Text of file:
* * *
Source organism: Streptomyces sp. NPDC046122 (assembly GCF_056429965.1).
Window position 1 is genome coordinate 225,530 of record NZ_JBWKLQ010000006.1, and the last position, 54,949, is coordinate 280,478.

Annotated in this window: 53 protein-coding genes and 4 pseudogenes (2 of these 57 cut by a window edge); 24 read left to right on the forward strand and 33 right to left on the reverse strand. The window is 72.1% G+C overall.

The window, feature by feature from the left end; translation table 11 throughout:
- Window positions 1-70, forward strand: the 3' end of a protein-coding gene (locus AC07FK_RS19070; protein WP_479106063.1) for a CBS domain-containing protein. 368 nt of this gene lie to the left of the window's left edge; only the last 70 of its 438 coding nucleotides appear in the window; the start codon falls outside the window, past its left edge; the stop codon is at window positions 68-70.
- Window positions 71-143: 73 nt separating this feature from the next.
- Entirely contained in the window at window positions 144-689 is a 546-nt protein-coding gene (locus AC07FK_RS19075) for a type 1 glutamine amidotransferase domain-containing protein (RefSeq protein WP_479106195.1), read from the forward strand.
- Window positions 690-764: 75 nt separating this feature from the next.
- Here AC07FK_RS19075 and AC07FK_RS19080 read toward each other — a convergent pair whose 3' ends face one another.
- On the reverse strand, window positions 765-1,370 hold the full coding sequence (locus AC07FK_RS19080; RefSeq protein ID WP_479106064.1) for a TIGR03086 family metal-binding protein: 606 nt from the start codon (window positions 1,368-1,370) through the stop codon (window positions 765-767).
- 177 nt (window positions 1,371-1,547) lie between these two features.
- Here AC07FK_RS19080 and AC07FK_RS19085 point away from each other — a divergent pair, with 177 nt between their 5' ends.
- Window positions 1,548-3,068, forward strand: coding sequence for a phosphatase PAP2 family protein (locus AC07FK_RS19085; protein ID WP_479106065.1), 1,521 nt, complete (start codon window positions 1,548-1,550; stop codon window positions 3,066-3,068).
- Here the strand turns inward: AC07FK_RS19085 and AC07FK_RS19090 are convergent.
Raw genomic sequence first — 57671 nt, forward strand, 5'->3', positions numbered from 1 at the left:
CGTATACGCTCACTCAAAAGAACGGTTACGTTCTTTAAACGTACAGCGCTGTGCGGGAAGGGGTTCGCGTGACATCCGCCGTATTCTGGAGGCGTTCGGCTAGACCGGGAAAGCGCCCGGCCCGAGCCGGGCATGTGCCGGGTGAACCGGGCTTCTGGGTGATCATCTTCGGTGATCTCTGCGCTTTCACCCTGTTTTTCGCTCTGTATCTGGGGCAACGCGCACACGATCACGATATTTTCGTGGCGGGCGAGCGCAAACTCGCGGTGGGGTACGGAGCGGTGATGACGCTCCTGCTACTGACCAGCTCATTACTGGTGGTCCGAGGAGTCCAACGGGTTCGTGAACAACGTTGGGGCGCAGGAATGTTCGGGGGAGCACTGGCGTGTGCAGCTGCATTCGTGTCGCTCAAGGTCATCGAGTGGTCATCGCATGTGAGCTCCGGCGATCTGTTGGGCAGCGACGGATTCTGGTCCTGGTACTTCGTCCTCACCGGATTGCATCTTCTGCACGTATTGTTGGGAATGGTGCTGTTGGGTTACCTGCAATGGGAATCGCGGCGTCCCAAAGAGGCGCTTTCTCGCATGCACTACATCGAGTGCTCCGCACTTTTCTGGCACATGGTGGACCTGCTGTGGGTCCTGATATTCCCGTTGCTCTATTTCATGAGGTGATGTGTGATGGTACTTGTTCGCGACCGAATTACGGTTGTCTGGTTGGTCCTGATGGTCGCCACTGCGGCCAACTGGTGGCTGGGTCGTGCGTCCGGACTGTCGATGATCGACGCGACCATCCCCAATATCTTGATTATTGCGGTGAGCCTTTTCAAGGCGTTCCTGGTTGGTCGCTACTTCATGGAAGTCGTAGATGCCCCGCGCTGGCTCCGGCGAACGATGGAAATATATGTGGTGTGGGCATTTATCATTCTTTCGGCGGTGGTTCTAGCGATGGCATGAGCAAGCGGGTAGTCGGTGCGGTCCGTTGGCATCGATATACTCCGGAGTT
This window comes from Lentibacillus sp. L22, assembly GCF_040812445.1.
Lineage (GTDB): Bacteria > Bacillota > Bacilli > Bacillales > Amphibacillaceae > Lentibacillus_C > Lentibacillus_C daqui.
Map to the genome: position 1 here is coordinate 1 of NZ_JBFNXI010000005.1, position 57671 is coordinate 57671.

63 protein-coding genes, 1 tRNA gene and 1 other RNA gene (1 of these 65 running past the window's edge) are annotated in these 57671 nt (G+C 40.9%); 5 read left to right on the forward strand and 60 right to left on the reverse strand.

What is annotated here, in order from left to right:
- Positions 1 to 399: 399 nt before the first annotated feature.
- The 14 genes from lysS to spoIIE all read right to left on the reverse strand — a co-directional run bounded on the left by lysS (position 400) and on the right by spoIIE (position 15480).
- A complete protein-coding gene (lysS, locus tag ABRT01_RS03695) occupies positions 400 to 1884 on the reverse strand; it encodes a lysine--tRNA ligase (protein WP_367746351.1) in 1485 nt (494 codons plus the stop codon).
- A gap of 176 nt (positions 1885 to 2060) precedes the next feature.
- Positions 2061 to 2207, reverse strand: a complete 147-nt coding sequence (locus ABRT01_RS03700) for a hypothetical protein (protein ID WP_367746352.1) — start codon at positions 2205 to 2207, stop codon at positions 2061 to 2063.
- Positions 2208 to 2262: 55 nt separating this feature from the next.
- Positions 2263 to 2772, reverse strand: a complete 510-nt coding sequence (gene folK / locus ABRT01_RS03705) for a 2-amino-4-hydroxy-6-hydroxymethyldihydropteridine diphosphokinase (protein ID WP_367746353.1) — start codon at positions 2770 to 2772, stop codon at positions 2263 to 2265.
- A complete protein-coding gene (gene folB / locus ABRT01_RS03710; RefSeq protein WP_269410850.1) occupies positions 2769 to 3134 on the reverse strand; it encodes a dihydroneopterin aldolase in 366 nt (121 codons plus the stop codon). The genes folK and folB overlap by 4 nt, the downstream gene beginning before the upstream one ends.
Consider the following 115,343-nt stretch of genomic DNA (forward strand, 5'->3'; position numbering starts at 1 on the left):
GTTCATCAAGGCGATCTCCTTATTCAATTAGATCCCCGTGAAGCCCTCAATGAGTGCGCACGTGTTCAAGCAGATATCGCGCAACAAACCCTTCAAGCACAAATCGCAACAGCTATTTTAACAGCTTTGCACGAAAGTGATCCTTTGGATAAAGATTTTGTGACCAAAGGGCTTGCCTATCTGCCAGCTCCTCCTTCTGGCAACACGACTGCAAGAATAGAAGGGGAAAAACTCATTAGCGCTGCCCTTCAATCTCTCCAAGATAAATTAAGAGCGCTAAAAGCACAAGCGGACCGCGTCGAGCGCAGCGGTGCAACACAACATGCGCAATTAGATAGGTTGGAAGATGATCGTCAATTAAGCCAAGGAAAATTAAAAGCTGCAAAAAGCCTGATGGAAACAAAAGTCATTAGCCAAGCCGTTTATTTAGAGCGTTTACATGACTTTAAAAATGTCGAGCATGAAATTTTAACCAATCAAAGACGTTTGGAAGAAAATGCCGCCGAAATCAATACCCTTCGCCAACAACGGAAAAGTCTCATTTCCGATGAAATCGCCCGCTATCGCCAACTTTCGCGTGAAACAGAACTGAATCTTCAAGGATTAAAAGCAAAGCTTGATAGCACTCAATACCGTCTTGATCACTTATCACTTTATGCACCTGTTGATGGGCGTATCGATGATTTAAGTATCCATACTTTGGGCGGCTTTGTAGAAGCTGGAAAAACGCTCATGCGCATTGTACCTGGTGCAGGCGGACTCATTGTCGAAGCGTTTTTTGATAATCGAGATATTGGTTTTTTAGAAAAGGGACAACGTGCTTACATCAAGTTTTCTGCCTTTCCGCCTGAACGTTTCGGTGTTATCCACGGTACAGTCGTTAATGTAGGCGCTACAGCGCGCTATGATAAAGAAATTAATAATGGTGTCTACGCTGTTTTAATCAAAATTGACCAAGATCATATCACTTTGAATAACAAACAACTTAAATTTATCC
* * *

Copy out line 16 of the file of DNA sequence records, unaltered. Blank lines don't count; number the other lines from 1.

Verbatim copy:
CGTATACGCTCACTCAAAAGAACGGTTACGTTCTTTAAACGTACAGCGCTGTGCGGGAAGGGGTTCGCGTGACATCCGCCGTATTCTGGAGGCGTTCGGCTAGACCGGGAAAGCGCCCGGCCCGAGCCGGGCATGTGCCGGGTGAACCGGGCTTCTGGGTGATCATCTTCGGTGATCTCTGCGCTTTCACCCTGTTTTTCGCTCTGTATCTGGGGCAACGCGCACACGATCACGATATTTTCGTGGCGGGCGAGCGCAAACTCGCGGTGGGGTACGGAGCGGTGATGACGCTCCTGCTACTGACCAGCTCATTACTGGTGGTCCGAGGAGTCCAACGGGTTCGTGAACAACGTTGGGGCGCAGGAATGTTCGGGGGAGCACTGGCGTGTGCAGCTGCATTCGTGTCGCTCAAGGTCATCGAGTGGTCATCGCATGTGAGCTCCGGCGATCTGTTGGGCAGCGACGGATTCTGGTCCTGGTACTTCGTCCTCACCGGATTGCATCTTCTGCACGTATTGTTGGGAATGGTGCTGTTGGGTTACCTGCAATGGGAATCGCGGCGTCCCAAAGAGGCGCTTTCTCGCATGCACTACATCGAGTGCTCCGCACTTTTCTGGCACATGGTGGACCTGCTGTGGGTCCTGATATTCCCGTTGCTCTATTTCATGAGGTGATGTGTGATGGTACTTGTTCGCGACCGAATTACGGTTGTCTGGTTGGTCCTGATGGTCGCCACTGCGGCCAACTGGTGGCTGGGTCGTGCGTCCGGACTGTCGATGATCGACGCGACCATCCCCAATATCTTGATTATTGCGGTGAGCCTTTTCAAGGCGTTCCTGGTTGGTCGCTACTTCATGGAAGTCGTAGATGCCCCGCGCTGGCTCCGGCGAACGATGGAAATATATGTGGTGTGGGCATTTATCATTCTTTCGGCGGTGGTTCTAGCGATGGCATGAGCAAGCGGGTAGTCGGTGCGGTCCGTTGGCATCGATATACTCCGGAGTT